Contrasting invasion patterns in intertidal and subtidal mussel communities.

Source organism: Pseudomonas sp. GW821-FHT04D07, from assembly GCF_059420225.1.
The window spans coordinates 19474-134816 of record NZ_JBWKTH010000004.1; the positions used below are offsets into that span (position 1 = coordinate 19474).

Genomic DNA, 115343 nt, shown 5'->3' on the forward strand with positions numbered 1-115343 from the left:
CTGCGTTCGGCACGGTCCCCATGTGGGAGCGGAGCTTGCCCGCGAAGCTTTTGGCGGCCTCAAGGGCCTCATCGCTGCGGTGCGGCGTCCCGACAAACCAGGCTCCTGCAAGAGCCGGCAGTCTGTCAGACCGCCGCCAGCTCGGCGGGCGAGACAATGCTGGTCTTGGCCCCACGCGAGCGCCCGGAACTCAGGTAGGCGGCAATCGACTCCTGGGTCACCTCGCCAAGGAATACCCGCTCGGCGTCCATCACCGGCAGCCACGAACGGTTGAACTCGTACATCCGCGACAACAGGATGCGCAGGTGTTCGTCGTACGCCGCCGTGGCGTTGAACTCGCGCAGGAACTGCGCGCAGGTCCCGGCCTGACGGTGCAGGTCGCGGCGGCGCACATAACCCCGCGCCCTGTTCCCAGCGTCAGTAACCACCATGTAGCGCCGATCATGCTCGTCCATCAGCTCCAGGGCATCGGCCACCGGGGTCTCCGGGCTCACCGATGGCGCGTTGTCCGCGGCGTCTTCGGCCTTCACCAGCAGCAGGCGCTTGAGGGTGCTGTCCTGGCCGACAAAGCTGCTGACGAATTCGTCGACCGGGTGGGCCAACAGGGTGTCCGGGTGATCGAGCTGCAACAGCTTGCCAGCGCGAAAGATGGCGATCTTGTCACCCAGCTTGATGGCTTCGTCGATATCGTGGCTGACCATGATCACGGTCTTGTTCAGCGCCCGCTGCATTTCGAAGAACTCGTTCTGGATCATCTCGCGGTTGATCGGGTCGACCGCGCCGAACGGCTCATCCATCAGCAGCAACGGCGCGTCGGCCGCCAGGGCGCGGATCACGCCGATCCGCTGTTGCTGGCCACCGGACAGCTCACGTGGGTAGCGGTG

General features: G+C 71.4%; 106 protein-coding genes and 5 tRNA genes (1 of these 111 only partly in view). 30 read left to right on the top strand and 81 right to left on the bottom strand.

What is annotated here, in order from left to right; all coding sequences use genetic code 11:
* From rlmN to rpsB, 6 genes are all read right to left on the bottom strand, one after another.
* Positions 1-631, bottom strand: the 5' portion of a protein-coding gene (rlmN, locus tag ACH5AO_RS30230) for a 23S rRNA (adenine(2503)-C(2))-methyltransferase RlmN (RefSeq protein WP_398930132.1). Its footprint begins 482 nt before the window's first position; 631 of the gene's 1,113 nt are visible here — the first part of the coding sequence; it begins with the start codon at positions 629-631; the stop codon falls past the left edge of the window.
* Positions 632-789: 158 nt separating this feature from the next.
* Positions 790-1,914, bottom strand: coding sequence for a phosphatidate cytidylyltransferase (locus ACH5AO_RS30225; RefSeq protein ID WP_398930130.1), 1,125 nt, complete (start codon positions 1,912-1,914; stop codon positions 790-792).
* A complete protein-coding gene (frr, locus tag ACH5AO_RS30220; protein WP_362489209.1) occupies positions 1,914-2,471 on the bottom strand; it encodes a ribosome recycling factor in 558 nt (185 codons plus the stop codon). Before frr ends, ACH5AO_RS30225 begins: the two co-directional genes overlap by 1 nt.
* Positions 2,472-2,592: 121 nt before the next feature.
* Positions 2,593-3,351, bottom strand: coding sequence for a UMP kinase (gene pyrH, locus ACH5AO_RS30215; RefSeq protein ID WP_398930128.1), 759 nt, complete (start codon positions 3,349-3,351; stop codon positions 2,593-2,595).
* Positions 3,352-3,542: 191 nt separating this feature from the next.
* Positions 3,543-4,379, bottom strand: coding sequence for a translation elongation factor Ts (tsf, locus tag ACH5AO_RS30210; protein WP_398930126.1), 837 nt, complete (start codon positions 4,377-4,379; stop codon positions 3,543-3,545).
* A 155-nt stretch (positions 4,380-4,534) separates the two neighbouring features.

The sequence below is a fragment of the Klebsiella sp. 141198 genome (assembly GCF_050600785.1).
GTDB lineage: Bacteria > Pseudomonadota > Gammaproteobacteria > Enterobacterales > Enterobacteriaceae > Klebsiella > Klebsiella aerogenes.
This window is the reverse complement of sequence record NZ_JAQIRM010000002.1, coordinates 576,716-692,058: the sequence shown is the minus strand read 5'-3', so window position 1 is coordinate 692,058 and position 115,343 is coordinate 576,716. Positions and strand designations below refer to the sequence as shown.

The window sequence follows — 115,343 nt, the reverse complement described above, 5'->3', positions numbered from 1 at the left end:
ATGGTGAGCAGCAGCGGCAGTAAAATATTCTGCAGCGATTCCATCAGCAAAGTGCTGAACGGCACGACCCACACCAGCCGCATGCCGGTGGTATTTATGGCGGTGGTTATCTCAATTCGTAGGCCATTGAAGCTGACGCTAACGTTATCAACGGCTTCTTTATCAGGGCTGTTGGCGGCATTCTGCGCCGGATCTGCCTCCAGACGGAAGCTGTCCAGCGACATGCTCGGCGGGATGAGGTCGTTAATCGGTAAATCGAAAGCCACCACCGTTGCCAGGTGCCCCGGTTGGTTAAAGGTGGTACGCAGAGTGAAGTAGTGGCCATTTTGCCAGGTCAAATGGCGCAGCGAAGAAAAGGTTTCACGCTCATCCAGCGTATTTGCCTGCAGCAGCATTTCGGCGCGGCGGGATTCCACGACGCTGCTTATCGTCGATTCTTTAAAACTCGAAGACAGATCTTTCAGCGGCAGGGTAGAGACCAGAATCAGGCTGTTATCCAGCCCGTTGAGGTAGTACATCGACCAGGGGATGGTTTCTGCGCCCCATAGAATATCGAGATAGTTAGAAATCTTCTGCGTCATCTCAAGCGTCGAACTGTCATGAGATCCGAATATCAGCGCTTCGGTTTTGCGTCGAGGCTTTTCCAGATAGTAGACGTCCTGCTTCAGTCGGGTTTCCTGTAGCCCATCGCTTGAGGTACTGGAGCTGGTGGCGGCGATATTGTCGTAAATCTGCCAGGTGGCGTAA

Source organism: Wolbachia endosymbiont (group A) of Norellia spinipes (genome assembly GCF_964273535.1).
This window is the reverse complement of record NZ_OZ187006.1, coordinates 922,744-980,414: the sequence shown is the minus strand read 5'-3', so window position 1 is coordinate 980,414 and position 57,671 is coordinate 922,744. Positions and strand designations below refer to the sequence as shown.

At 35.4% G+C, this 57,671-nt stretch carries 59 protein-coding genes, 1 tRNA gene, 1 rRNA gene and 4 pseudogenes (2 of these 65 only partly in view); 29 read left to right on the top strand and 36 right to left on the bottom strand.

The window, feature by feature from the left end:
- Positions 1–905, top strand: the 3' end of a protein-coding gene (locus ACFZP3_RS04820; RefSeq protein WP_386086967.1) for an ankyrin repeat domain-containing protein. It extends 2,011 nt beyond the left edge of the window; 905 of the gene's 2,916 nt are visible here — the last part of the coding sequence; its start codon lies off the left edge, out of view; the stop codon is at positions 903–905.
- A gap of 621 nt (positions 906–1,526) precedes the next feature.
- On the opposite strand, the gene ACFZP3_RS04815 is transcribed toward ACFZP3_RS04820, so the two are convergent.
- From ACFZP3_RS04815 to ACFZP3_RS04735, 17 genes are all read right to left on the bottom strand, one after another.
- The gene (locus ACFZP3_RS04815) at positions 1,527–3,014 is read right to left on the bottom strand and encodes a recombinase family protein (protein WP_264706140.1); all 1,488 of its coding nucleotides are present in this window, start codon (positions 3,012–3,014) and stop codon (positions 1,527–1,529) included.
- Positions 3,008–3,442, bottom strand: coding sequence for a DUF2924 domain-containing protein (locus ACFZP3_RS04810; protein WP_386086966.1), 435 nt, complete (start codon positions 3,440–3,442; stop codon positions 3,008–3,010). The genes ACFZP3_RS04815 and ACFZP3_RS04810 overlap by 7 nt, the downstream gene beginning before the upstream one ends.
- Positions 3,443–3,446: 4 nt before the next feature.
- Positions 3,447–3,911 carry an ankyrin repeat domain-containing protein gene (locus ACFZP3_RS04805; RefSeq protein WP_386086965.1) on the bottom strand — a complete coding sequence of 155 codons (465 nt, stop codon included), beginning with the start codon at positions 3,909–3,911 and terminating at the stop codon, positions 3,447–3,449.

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Two invasive mussel species are known from South Africa, Mytilus galloprovincialis and Semimytilus algosus. Most of the existing research on these invaders has focused on the intertidal zone, with little attention paid to subtidal habitats. This study addresses this knowledge gap by quantifying the relative abundance and size of native and alien mussels from the high-shore down to the subtidal zone, while accounting for the effects of wave exposure. This was achieved through extensive surveys along the west coast of South Africa and the Cape Peninsula. At all shore zones, mussel abundance varied among species and wave exposures. In intertidal habitats, invasive species were recorded in greatest abundances at wave-exposed sites. Specifically, M. galloprovincialis was dominant in the high-shore, but this pattern changed down the shore. In the mid-shore, the invaders were equally dominant over native mussels, while in the low-shore S. algosus became the most abundant. Notably, the native Choromytilus meridionalis was absent intertidally. In the subtidal zone M. galloprovincialis was rarely present, whereas S. algosus maintained a strong presence. The maximum size of native Aulacomya atra and invasive S. algosus in the subtidal zone was roughly double that recorded in the intertidal zone. Importantly, these results highlight that observations made from intertidal studies of mussel invasions cannot be used to infer subtidal patterns.